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The Magazine of The Evangelical Lutheran Church in America

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At a distance?

Leaders discuss Luther Seminary's M.Div. distance learning

In the past, heeding the call to serve as an ELCA pastor meant commuting to or living on the campus of an ELCA seminary. Some ordination candidates have asked—and gotten—permission to attend non-ELCA seminaries for some of that time.

Computer, phone and notebookIn 1994 a new idea began formulating, said Richard H. Bliese, president of Luther Seminary, St. Paul, Minn. “That’s when all the seminaries realized that potential students—leaders of the church—aren’t always able to pull up stakes and move to St. Paul or Berkeley,” he said. “[At Luther] it meant exploring how to take the strength of our residential program and put it into distance learning.”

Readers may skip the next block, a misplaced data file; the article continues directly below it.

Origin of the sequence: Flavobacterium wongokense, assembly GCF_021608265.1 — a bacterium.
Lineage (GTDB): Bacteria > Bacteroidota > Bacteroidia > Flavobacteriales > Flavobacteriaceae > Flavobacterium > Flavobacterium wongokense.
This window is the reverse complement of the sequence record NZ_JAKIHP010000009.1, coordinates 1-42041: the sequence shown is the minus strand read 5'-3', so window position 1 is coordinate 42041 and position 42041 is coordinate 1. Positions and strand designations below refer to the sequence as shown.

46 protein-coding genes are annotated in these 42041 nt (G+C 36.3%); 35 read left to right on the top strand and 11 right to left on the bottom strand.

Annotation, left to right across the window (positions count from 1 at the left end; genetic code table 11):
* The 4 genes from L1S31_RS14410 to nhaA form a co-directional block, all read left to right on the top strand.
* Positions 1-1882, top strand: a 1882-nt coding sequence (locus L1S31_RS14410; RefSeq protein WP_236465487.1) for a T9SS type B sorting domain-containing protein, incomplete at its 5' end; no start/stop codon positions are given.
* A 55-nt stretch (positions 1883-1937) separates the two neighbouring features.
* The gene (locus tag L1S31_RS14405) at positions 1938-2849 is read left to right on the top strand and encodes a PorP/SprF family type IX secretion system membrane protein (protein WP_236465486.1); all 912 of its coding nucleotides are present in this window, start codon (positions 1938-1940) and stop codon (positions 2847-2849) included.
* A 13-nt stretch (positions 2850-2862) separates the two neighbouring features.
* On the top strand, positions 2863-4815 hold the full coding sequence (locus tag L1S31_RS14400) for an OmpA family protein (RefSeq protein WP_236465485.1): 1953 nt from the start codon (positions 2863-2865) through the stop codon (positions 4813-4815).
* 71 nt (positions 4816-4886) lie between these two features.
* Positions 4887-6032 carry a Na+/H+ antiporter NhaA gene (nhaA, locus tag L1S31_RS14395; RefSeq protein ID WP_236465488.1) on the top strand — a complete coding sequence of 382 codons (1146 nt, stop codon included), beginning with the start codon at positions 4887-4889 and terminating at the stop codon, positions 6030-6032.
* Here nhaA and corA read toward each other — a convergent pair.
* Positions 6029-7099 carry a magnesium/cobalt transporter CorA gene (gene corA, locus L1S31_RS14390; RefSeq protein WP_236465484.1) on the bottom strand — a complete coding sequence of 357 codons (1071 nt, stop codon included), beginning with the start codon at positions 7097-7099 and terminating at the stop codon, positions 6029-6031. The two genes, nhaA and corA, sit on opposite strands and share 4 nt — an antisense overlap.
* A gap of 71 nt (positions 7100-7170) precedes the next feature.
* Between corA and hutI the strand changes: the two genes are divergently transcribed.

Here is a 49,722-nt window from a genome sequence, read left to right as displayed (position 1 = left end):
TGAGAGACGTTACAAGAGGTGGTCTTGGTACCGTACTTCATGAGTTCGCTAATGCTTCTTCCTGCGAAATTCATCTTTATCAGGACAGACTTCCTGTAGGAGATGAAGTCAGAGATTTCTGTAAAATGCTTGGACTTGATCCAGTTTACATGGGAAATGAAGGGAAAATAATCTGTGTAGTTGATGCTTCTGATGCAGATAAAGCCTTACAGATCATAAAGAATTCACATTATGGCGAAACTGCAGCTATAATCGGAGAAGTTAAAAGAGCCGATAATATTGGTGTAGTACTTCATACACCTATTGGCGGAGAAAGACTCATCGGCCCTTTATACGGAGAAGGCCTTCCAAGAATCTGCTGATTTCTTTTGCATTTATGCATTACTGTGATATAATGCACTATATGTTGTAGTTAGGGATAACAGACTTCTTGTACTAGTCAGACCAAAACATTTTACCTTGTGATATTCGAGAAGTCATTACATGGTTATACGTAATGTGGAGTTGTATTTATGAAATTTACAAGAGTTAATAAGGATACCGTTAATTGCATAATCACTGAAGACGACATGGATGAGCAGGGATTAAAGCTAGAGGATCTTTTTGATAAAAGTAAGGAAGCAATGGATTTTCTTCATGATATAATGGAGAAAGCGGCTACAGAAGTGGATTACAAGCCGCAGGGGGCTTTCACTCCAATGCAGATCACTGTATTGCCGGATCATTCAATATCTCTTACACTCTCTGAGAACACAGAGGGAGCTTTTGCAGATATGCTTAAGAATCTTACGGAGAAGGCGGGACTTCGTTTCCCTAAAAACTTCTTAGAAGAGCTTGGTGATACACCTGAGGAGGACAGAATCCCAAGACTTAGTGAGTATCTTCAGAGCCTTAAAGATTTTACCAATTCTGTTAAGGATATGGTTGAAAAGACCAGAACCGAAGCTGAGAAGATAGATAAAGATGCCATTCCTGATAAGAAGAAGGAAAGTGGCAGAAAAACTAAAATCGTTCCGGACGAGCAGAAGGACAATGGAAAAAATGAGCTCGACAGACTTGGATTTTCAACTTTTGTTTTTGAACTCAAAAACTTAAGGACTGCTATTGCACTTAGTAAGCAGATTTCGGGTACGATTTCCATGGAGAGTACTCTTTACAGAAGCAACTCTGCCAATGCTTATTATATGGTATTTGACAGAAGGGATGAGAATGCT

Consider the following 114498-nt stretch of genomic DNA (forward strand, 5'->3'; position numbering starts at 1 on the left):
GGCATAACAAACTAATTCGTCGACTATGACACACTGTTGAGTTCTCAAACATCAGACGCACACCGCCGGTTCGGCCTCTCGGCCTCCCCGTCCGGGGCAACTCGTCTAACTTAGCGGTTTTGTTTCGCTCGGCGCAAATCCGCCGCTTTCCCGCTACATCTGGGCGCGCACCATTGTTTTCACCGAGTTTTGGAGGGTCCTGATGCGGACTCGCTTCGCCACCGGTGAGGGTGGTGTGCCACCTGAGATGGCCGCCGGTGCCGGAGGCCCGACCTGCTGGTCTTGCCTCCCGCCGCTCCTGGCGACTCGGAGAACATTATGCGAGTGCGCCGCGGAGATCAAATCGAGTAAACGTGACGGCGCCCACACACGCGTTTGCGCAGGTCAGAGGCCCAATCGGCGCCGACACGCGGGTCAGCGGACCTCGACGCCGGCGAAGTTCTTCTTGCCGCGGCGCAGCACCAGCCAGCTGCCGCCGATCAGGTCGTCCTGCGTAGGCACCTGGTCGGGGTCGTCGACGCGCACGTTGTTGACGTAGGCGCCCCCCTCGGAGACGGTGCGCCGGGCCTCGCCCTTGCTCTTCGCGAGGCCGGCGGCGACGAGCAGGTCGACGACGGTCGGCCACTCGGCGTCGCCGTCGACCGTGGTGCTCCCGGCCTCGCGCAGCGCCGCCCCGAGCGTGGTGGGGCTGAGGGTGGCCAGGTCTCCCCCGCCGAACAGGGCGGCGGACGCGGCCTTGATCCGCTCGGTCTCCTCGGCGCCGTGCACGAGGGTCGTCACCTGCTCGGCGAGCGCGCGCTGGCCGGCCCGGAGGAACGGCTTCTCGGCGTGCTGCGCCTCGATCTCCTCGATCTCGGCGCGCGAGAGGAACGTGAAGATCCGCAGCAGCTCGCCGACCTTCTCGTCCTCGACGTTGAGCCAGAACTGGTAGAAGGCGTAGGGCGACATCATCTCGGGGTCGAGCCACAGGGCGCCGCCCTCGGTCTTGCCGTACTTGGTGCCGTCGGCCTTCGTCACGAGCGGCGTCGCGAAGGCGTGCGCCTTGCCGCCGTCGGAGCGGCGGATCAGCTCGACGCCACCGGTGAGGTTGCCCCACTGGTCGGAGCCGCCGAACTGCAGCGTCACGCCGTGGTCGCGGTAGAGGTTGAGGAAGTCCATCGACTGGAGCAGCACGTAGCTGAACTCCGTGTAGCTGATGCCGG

Many of the eight ELCA seminaries offer some online classes, as well as video courses and online advising. All participate in the Fisher’s Net, which provides online learning opportunities open to all, including those registered at ELCA seminaries.

However, Luther is the first to offer an online method for obtaining a master of divinity degree. It follows the school’s creation of an online master of arts degree program in children, youth and family ministry, approved by the Association of Theological Schools in 2002.

Two things drove the move: younger students with interest in such a program and competition from a nearby Baptist seminary offering such an opportunity.


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